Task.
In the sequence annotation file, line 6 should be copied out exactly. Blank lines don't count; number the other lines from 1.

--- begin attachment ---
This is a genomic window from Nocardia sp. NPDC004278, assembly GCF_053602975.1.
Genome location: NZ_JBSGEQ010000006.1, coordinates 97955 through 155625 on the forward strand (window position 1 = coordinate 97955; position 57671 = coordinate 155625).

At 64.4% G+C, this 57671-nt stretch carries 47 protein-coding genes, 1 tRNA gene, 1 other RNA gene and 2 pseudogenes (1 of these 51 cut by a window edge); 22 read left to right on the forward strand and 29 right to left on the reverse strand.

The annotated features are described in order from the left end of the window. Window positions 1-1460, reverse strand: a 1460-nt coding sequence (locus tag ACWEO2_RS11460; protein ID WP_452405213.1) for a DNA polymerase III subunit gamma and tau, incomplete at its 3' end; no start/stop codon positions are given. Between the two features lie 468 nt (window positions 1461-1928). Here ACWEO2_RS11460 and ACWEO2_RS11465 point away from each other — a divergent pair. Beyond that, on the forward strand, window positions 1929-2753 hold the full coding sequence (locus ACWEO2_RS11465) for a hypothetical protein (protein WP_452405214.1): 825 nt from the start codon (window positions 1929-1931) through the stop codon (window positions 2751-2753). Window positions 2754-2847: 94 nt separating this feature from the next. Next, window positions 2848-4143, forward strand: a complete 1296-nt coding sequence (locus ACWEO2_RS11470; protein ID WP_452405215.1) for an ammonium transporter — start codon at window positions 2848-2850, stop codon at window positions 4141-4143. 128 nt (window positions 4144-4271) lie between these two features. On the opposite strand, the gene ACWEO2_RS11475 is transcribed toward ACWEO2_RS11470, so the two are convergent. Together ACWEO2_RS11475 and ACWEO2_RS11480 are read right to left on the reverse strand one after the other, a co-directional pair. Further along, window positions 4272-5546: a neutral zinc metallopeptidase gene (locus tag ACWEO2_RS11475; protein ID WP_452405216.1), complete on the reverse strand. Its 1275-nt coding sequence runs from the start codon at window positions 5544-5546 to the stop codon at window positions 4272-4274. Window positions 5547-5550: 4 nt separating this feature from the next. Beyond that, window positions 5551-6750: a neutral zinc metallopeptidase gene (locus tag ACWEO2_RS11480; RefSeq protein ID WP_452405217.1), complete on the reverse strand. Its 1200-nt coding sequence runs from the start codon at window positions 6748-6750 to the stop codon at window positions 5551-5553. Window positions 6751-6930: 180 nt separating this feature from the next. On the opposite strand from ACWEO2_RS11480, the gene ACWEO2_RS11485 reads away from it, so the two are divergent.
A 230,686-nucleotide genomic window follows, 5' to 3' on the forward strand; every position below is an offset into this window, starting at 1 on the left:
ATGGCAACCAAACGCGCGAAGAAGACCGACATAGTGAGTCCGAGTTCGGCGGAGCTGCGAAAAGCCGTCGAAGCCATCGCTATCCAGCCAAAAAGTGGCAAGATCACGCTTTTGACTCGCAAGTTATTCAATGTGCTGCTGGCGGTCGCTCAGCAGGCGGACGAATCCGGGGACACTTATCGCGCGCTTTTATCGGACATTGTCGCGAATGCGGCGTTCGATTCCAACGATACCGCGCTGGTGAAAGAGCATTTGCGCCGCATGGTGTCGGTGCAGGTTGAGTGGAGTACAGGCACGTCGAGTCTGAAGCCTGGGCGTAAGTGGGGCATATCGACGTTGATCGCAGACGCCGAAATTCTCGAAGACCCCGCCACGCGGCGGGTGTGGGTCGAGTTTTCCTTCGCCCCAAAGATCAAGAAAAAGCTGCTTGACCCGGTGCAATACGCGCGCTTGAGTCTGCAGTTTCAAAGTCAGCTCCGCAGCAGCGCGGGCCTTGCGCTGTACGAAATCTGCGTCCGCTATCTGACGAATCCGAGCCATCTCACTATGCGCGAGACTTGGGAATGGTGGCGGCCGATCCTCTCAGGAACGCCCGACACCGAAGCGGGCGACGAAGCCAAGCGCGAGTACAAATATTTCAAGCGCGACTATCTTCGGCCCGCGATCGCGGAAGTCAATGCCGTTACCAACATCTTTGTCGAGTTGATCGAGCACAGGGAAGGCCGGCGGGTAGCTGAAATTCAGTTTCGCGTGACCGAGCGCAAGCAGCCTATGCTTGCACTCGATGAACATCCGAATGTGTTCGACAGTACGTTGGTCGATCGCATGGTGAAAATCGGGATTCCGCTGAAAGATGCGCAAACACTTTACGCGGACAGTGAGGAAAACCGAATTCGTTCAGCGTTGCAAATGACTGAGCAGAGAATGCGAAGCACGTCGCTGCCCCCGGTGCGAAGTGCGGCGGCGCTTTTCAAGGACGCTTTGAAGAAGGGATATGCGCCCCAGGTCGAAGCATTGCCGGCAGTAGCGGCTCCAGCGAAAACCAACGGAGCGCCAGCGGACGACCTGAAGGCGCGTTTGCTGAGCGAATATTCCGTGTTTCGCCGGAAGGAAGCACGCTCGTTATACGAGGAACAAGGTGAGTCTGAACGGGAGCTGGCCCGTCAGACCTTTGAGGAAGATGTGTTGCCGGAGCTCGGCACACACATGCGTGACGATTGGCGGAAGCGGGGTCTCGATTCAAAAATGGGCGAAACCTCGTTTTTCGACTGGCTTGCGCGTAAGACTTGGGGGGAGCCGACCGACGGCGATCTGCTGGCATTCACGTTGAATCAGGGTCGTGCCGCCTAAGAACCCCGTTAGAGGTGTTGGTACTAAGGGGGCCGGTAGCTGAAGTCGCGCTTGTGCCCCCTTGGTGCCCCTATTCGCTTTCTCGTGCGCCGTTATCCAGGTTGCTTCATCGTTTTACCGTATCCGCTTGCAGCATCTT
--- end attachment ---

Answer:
ATGGCAACCAAACGCGCGAAGAAGACCGACATAGTGAGTCCGAGTTCGGCGGAGCTGCGAAAAGCCGTCGAAGCCATCGCTATCCAGCCAAAAAGTGGCAAGATCACGCTTTTGACTCGCAAGTTATTCAATGTGCTGCTGGCGGTCGCTCAGCAGGCGGACGAATCCGGGGACACTTATCGCGCGCTTTTATCGGACATTGTCGCGAATGCGGCGTTCGATTCCAACGATACCGCGCTGGTGAAAGAGCATTTGCGCCGCATGGTGTCGGTGCAGGTTGAGTGGAGTACAGGCACGTCGAGTCTGAAGCCTGGGCGTAAGTGGGGCATATCGACGTTGATCGCAGACGCCGAAATTCTCGAAGACCCCGCCACGCGGCGGGTGTGGGTCGAGTTTTCCTTCGCCCCAAAGATCAAGAAAAAGCTGCTTGACCCGGTGCAATACGCGCGCTTGAGTCTGCAGTTTCAAAGTCAGCTCCGCAGCAGCGCGGGCCTTGCGCTGTACGAAATCTGCGTCCGCTATCTGACGAATCCGAGCCATCTCACTATGCGCGAGACTTGGGAATGGTGGCGGCCGATCCTCTCAGGAACGCCCGACACCGAAGCGGGCGACGAAGCCAAGCGCGAGTACAAATATTTCAAGCGCGACTATCTTCGGCCCGCGATCGCGGAAGTCAATGCCGTTACCAACATCTTTGTCGAGTTGATCGAGCACAGGGAAGGCCGGCGGGTAGCTGAAATTCAGTTTCGCGTGACCGAGCGCAAGCAGCCTATGCTTGCACTCGATGAACATCCGAATGTGTTCGACAGTACGTTGGTCGATCGCATGGTGAAAATCGGGATTCCGCTGAAAGATGCGCAAACACTTTACGCGGACAGTGAGGAAAACCGAATTCGTTCAGCGTTGCAAATGACTGAGCAGAGAATGCGAAGCACGTCGCTGCCCCCGGTGCGAAGTGCGGCGGCGCTTTTCAAGGACGCTTTGAAGAAGGGATATGCGCCCCAGGTCGAAGCATTGCCGGCAGTAGCGGCTCCAGCGAAAACCAACGGAGCGCCAGCGGACGACCTGAAGGCGCGTTTGCTGAGCGAATATTCCGTGTTTCGCCGGAAGGAAGCACGCTCGTTATACGAGGAACAAGGTGAGTCTGAACGGGAGCTGGCCCGTCAGACCTTTGAGGAAGATGTGTTGCCGGAGCTCGGCACACACATGCGTGACGATTGGCGGAAGCGGGGTCTCGATTCAAAAATGGGCGAAACCTCGTTTTTCGACTGGCTTGCGCGTAAGACTTGGGGGGAGCCGACCGACGGCGATCTGCTGGCATTCACGTTGAATCAGGGTCGTGCCGCCTAAGAACCCCGTTAGAGGTGTTGGTACTAAGGGGGCCGGTAGCTGAAGTCGCGCTTGTGCCCCCTTGGTGCCCCTATTCGCTTTCTCGTGCGCCGTTATCCAGGTTGCTTCATCGTTTTACCGTATCCGCTTGCAGCATCTT